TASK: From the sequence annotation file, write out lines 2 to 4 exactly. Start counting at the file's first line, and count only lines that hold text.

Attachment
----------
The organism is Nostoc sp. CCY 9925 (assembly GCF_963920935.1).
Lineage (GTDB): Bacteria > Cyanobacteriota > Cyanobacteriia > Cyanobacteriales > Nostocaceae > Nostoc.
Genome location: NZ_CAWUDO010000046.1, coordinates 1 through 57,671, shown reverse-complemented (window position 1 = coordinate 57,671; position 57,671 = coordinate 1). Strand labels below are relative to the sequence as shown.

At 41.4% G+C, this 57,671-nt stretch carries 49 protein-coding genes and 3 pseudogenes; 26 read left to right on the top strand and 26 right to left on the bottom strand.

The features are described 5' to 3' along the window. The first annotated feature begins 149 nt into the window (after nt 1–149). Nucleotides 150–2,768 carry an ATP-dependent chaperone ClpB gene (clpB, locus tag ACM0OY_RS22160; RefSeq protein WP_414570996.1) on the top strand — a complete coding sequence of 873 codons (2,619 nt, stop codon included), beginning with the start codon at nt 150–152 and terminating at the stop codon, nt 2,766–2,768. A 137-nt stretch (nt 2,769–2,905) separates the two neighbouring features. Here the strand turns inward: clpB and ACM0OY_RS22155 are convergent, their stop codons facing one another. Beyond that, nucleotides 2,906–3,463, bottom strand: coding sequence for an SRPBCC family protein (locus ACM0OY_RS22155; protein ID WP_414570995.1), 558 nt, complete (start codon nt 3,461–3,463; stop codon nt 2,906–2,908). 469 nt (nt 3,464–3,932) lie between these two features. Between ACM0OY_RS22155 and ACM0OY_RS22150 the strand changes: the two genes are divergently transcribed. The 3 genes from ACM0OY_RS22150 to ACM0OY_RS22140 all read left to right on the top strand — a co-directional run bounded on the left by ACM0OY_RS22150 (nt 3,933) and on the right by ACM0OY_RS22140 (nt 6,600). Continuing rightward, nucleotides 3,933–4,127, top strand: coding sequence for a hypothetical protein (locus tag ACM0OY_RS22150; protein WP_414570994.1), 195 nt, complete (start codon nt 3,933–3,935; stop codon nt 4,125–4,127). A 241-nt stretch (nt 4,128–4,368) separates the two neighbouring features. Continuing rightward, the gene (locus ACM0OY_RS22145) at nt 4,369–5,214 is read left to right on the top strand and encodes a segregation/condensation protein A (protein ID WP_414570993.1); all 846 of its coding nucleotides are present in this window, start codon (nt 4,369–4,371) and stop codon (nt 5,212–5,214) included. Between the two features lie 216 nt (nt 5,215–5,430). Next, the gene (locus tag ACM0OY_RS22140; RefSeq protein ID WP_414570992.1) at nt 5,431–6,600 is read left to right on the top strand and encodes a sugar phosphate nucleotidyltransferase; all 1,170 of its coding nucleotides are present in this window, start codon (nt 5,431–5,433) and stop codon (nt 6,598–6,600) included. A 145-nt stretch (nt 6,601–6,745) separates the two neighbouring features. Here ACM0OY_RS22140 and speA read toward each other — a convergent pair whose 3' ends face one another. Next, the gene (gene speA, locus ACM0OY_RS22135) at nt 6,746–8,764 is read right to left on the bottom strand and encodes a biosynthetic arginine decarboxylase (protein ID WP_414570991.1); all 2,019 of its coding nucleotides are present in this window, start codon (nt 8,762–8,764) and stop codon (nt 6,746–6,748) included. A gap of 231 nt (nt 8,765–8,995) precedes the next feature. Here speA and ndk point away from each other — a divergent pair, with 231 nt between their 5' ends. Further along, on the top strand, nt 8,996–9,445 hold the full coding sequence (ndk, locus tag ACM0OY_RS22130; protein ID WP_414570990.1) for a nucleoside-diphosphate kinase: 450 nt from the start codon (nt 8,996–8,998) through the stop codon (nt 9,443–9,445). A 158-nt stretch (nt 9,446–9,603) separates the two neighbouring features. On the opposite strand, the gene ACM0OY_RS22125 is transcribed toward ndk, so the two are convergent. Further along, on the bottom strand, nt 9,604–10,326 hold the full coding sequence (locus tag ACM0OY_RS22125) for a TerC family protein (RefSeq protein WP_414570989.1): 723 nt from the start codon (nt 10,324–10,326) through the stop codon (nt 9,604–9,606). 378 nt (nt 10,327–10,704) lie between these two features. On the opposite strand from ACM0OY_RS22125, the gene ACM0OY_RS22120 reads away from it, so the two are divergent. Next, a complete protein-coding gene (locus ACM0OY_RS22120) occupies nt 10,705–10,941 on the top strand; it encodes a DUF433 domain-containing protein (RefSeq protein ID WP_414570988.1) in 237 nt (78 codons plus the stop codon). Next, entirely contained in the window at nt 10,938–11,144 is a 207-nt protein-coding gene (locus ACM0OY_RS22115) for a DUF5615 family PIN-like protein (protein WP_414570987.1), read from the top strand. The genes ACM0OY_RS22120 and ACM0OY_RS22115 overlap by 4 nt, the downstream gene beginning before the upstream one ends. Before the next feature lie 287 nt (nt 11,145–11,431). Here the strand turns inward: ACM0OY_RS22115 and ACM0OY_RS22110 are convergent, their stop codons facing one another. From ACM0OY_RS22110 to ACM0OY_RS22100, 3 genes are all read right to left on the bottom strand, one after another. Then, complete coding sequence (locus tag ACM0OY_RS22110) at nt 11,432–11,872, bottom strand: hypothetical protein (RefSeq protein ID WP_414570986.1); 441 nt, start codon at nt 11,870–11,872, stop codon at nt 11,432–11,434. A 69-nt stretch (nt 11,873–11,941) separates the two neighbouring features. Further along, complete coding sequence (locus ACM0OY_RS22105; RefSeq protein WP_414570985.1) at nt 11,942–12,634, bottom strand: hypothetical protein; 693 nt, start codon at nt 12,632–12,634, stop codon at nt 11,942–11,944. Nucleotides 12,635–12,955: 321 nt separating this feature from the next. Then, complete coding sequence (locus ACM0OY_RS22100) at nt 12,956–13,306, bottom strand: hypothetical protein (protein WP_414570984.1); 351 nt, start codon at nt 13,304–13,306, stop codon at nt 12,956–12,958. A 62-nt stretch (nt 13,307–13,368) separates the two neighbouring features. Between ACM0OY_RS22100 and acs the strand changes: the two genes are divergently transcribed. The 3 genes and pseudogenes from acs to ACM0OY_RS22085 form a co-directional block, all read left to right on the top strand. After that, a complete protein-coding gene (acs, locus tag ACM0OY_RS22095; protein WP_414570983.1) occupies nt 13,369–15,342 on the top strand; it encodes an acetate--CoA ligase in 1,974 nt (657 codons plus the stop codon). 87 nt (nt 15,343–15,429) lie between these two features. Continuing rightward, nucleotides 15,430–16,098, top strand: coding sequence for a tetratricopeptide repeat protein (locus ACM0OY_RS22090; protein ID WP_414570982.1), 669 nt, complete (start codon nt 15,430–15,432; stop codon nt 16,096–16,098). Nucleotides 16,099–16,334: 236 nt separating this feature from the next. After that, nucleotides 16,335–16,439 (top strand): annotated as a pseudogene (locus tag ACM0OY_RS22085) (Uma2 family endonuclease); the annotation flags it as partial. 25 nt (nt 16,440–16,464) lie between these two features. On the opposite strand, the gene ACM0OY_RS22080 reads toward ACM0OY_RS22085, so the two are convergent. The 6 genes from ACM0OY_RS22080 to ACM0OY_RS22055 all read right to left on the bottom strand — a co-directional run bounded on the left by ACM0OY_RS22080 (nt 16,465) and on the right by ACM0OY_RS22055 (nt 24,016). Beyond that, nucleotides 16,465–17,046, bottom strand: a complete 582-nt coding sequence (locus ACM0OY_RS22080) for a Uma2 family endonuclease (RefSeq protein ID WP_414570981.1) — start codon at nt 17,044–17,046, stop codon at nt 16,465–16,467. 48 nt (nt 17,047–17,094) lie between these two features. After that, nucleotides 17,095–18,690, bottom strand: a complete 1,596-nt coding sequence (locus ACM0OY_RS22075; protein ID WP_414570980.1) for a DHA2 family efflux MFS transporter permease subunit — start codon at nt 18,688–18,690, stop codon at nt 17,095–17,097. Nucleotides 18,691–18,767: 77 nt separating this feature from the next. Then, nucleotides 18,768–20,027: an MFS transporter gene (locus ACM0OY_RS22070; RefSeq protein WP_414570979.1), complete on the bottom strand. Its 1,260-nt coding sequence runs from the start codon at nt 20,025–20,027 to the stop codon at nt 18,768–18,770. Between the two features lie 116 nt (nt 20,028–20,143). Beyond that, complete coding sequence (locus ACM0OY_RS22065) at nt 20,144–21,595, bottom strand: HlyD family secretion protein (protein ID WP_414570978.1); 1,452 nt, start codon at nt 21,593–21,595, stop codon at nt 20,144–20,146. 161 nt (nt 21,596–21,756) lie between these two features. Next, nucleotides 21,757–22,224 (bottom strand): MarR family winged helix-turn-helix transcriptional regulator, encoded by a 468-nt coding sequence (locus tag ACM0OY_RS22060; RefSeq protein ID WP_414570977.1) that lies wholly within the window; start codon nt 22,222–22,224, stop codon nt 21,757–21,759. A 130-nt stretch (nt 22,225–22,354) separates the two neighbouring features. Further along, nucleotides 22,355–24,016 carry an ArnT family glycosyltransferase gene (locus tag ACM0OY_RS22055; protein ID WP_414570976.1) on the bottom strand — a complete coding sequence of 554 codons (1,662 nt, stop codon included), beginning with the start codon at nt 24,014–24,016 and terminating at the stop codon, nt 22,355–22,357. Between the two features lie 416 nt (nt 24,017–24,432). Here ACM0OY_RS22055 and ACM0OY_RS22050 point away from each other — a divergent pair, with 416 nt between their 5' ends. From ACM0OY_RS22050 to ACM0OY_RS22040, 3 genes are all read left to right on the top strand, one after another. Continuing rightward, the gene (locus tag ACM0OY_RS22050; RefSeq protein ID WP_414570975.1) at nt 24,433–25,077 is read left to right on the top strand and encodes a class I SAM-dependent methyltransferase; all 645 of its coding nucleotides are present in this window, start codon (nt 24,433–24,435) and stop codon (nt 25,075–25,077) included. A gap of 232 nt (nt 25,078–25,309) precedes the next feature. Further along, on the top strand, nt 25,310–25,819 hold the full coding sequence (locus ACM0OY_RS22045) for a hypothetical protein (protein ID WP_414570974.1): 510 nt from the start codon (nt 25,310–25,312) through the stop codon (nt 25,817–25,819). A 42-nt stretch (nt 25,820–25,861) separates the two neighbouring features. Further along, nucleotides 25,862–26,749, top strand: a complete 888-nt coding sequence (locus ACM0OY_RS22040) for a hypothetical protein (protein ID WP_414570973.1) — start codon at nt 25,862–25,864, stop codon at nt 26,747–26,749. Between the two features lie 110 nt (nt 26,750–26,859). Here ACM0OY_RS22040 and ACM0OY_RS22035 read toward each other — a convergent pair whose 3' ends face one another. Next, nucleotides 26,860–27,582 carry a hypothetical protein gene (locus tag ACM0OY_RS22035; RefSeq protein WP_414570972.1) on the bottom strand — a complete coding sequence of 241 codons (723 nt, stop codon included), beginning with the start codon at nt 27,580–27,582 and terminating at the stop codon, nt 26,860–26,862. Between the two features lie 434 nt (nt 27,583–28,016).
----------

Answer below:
Lineage (GTDB): Bacteria > Cyanobacteriota > Cyanobacteriia > Cyanobacteriales > Nostocaceae > Nostoc.
Genome location: NZ_CAWUDO010000046.1, coordinates 1 through 57,671, shown reverse-complemented (window position 1 = coordinate 57,671; position 57,671 = coordinate 1). Strand labels below are relative to the sequence as shown.

At 41.4% G+C, this 57,671-nt stretch carries 49 protein-coding genes and 3 pseudogenes; 26 read left to right on the top strand and 26 right to left on the bottom strand.